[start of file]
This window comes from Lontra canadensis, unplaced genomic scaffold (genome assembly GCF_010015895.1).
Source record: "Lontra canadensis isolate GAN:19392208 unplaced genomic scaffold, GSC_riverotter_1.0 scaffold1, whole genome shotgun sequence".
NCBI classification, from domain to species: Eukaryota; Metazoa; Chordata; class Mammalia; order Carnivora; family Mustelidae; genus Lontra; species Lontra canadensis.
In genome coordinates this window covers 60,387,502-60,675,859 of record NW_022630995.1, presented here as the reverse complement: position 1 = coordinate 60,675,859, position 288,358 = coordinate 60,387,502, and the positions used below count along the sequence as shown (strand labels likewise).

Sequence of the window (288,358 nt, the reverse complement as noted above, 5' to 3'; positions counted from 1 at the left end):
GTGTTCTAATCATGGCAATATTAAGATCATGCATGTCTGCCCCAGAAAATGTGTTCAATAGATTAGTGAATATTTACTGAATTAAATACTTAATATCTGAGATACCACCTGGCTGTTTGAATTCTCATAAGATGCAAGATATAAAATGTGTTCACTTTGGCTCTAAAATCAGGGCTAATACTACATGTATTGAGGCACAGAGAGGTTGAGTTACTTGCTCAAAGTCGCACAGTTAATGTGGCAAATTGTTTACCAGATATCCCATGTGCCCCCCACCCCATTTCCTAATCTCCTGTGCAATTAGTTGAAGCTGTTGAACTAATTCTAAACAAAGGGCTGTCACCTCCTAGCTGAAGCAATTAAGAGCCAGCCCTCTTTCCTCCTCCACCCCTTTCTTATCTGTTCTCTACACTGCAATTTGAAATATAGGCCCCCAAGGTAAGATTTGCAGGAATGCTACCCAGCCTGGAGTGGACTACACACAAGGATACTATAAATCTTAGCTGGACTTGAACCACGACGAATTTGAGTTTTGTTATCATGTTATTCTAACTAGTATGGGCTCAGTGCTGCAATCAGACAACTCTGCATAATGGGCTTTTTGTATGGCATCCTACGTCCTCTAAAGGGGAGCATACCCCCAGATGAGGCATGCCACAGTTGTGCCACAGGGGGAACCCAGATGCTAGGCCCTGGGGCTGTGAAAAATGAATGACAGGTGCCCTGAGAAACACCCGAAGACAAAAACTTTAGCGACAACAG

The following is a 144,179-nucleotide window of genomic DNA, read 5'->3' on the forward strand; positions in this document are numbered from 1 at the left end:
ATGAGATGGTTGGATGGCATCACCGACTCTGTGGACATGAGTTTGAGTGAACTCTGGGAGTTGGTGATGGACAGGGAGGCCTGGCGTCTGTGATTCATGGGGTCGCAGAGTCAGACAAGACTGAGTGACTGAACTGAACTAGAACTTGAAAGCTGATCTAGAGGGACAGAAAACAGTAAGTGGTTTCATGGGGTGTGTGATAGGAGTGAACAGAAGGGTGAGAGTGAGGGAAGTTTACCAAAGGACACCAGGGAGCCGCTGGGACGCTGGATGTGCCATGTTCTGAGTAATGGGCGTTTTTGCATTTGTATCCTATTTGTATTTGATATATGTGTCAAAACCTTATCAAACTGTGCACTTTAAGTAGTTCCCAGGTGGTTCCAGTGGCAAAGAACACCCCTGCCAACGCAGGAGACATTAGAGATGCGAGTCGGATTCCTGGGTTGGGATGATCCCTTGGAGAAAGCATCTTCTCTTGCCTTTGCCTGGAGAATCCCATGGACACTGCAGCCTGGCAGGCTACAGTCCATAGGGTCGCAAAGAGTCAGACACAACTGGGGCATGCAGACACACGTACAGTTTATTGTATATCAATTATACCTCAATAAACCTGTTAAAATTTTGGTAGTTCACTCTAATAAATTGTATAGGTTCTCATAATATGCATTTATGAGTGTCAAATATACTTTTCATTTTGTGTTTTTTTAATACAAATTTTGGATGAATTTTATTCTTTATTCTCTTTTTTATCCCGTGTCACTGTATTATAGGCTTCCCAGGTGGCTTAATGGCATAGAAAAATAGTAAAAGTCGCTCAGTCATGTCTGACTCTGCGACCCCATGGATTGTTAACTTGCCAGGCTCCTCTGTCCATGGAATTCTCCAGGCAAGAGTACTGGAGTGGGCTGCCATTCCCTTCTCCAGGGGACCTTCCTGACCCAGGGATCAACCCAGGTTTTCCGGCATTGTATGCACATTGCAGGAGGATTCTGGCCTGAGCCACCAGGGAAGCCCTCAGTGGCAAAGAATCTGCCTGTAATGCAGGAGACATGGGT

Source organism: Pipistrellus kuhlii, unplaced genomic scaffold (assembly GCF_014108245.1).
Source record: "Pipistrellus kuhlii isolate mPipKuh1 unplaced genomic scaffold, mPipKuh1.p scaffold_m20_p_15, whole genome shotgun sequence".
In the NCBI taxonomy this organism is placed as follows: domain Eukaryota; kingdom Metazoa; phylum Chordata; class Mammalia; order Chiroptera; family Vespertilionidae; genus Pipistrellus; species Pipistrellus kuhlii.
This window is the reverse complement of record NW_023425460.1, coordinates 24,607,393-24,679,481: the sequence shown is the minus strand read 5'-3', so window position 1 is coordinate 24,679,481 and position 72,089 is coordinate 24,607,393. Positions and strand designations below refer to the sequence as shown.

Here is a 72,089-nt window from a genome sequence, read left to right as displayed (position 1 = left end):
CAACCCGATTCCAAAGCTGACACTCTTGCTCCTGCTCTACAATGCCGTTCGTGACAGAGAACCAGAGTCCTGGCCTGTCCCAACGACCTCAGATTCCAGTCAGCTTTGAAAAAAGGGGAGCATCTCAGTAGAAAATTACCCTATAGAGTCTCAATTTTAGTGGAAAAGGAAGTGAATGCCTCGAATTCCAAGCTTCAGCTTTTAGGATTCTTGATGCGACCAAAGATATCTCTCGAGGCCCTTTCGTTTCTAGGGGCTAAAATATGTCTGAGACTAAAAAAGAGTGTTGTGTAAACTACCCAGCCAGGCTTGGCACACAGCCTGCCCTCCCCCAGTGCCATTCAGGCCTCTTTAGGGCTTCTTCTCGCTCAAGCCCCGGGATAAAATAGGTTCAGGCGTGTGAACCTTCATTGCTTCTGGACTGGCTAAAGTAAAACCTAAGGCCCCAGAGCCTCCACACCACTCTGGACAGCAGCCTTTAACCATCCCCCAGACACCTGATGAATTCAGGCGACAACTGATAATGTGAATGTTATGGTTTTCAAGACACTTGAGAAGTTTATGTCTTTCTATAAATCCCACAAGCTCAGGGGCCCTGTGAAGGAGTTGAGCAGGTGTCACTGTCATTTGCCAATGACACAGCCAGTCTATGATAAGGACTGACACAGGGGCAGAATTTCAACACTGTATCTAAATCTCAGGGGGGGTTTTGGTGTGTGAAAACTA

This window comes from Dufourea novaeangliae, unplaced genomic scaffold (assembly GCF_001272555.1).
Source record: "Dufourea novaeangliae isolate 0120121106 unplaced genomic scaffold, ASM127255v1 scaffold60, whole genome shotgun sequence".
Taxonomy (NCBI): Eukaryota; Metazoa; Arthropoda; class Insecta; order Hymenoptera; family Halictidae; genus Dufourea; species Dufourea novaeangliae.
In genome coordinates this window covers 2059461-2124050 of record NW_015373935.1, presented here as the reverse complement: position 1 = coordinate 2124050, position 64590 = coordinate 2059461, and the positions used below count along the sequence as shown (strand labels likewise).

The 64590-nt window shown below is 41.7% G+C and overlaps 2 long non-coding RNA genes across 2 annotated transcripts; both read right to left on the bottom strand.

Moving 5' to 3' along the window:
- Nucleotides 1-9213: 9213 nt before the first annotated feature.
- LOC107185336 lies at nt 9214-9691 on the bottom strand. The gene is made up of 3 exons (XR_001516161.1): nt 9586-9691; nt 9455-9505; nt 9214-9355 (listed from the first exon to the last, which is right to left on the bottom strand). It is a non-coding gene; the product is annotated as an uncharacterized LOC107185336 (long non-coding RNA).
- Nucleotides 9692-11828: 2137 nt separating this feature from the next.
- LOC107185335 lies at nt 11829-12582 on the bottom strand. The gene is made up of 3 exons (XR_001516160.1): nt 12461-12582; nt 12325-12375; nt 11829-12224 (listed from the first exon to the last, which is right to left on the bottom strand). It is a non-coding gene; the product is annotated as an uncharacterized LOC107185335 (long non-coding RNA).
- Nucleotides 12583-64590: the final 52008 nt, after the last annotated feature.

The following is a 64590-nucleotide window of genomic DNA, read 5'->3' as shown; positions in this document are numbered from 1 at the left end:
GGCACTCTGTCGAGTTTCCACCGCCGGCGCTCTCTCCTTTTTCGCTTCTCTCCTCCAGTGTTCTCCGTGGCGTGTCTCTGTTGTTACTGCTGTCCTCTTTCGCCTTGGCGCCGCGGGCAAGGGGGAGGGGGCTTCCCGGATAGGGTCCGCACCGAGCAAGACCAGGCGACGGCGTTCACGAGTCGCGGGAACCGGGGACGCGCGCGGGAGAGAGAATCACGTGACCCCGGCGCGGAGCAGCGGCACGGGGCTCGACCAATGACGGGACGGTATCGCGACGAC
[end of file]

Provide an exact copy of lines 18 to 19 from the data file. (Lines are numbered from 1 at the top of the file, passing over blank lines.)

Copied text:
In genome coordinates this window covers 2059461-2124050 of record NW_015373935.1, presented here as the reverse complement: position 1 = coordinate 2124050, position 64590 = coordinate 2059461, and the positions used below count along the sequence as shown (strand labels likewise).

The 64590-nt window shown below is 41.7% G+C and overlaps 2 long non-coding RNA genes across 2 annotated transcripts; both read right to left on the bottom strand.